However, this data is always evolving. As more DFS-providers join the fray, market shifts are expected. Above is only a snapshot of what the Dashboard offers. As such, we encourage all developers to look closely and assess granular facts and figures.

The vast majority of apps are UX-based, meaning they’re focusing on displaying transactional and loan data in a clearer way. However, developers are also creating digital money-lending resources, savings apps, ticketing apps, and other eCommerce services. Open APIs connect third-party services to account details, facilitate loan transfers and payments, and promote the growth of small mobile businesses. Improved access to micro-loans allows new companies to hit the ground running, while improved tools help lenders manage their credit. Previously, these tools were nonexistent or rudimentary at best.

What are the end consumer benefits?

So, we have these apps and services available, but how does that translate to the customer? For one, research shows the DFS industry’s success has relied on customer-adoption rates. This is problematic. While there’s a theoretically-infinite number of transactions that customers can make, only so many people can adopt a new service. At some point, that service reaches saturation. API providers that provide tools need to make them as accessible as possible. We’ve given people digital tools, but quality has been lacking. The Open API Project gives developers a clearer path to development, success, and sustainability. In turn, customers will benefit.

That creates another potential quandary for providers. Providers face obstacles in revenue generation. How is this countered? Though a developer may not pay fees, DFS providers can pass micro-fees onto consumers with each transaction. That really emphasizes the path to DFS growth – increased transactions. These small fees add up. If even a portion of those 1.7 billion people without accounts participate in the digital economy, DFS providers stand to benefit. If app developers craft experiences that are simple, enjoyable, and accessible, transactions will multiply accordingly. That incentivizes providers to remain in the market and draws more.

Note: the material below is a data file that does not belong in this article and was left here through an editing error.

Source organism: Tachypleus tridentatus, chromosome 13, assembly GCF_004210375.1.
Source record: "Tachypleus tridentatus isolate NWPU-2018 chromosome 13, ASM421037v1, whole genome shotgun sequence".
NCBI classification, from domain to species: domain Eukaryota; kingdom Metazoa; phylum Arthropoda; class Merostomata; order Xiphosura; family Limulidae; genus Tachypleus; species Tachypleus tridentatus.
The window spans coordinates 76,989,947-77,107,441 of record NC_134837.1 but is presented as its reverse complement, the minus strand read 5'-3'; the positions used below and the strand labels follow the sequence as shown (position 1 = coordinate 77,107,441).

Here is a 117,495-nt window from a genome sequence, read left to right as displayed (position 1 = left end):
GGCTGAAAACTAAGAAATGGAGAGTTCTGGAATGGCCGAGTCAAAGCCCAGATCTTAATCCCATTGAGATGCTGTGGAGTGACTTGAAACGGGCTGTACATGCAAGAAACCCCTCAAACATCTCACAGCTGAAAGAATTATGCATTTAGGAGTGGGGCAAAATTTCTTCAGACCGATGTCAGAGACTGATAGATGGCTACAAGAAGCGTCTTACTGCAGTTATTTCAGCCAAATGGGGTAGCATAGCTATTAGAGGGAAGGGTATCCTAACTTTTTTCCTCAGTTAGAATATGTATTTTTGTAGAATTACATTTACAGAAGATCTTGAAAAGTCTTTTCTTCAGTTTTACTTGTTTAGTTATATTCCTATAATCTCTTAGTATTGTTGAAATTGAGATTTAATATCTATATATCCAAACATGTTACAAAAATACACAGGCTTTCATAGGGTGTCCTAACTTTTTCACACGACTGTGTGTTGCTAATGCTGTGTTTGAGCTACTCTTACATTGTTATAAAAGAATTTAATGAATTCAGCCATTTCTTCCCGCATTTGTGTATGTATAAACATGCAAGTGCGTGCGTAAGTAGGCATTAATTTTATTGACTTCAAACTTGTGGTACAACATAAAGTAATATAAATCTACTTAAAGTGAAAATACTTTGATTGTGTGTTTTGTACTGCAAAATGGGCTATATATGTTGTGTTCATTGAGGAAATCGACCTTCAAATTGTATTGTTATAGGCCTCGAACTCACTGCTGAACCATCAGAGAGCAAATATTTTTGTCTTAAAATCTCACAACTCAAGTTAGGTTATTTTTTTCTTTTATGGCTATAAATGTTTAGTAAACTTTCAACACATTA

That said, how can people access these services? Mark Boyd describes the technological trend in developing regions as something of a leapfrog effect. Contrary to popular belief, cell phone ownership is quite high in these regions. People have foregone laptops for mobile devices. Most of these devices aren’t smartphones, but that’s less of a barrier than you might expect. Furthermore, this geographical freedom promotes exactly the kind of economic growth DFS providers desire.

Unstructured Supplementary Service Data (USSD) systems were designed exactly for this scenario. GSM global networks power these systems and most mobile carriers. Owners may send texts to applications on the network and interact with them in this way. This allows for easy transfers and payments. Developers who harness open APIs can create their own mobile services. These services can even be implemented natively within cell-phone menus, streamlining access.

 

A diagram of a typical USSD system. Courtesy of ResearchGate.